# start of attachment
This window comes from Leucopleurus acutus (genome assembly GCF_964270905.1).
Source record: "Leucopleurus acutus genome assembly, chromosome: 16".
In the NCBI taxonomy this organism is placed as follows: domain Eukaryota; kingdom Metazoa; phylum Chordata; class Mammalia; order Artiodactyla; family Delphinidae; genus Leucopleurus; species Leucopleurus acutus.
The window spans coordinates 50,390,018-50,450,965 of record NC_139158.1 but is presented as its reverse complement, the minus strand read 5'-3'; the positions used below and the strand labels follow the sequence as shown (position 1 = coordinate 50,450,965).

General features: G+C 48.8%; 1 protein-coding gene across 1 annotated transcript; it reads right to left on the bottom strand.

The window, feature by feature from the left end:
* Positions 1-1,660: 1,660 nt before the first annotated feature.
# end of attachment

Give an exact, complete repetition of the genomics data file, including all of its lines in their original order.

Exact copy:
This window comes from Leucopleurus acutus (genome assembly GCF_964270905.1).
Source record: "Leucopleurus acutus genome assembly, chromosome: 16".
In the NCBI taxonomy this organism is placed as follows: domain Eukaryota; kingdom Metazoa; phylum Chordata; class Mammalia; order Artiodactyla; family Delphinidae; genus Leucopleurus; species Leucopleurus acutus.
The window spans coordinates 50,390,018-50,450,965 of record NC_139158.1 but is presented as its reverse complement, the minus strand read 5'-3'; the positions used below and the strand labels follow the sequence as shown (position 1 = coordinate 50,450,965).

General features: G+C 48.8%; 1 protein-coding gene across 1 annotated transcript; it reads right to left on the bottom strand.

The window, feature by feature from the left end:
* Positions 1-1,660: 1,660 nt before the first annotated feature.